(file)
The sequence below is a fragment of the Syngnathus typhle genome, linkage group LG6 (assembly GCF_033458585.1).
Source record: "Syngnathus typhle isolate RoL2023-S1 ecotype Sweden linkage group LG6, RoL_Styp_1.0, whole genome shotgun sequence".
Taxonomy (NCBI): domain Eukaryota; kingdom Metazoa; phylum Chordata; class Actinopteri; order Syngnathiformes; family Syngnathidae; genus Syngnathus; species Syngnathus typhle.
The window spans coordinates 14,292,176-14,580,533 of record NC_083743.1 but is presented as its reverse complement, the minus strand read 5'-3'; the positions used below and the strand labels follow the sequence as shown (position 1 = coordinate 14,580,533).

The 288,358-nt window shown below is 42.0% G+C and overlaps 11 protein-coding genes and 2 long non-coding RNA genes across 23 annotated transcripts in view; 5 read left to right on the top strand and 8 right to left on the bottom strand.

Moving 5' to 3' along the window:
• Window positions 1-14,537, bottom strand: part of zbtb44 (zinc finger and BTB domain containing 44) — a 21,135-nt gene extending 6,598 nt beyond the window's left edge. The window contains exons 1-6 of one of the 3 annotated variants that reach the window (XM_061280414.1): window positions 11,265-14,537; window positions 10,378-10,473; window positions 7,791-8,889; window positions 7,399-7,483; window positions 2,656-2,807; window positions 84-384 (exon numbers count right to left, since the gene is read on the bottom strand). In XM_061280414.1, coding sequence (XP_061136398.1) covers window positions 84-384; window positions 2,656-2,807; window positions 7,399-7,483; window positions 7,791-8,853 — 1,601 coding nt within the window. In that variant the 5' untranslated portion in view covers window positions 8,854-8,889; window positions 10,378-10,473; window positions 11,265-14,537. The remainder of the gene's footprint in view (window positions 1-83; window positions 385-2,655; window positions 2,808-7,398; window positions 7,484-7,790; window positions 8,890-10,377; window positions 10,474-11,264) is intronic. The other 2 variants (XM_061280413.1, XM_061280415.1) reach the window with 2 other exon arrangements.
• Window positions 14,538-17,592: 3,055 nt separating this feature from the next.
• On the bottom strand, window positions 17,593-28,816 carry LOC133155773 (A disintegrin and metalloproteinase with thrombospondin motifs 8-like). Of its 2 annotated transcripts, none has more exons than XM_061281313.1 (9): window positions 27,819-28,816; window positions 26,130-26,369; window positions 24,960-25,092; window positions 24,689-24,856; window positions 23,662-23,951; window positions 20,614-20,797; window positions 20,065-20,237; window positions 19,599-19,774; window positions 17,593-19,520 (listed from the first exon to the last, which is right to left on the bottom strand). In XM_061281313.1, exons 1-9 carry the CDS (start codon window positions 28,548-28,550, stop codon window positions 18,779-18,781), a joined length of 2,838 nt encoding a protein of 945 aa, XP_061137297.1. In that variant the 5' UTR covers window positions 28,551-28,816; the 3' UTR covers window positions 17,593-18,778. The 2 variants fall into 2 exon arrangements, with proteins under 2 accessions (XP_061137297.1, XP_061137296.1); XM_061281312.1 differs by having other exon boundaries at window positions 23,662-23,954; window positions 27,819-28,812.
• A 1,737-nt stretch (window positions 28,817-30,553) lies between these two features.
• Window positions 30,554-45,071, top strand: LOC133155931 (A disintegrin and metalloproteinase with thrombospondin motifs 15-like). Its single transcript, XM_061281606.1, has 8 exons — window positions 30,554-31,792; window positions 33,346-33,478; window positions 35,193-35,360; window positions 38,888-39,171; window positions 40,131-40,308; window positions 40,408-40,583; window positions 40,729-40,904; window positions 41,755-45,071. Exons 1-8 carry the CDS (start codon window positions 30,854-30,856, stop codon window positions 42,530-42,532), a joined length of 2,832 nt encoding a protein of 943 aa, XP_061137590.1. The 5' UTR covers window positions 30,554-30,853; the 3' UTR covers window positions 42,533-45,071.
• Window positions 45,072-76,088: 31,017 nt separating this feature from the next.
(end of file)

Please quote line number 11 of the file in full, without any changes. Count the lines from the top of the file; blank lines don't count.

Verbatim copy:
• Window positions 30,554-45,071, top strand: LOC133155931 (A disintegrin and metalloproteinase with thrombospondin motifs 15-like). Its single transcript, XM_061281606.1, has 8 exons — window positions 30,554-31,792; window positions 33,346-33,478; window positions 35,193-35,360; window positions 38,888-39,171; window positions 40,131-40,308; window positions 40,408-40,583; window positions 40,729-40,904; window positions 41,755-45,071. Exons 1-8 carry the CDS (start codon window positions 30,854-30,856, stop codon window positions 42,530-42,532), a joined length of 2,832 nt encoding a protein of 943 aa, XP_061137590.1. The 5' UTR covers window positions 30,554-30,853; the 3' UTR covers window positions 42,533-45,071.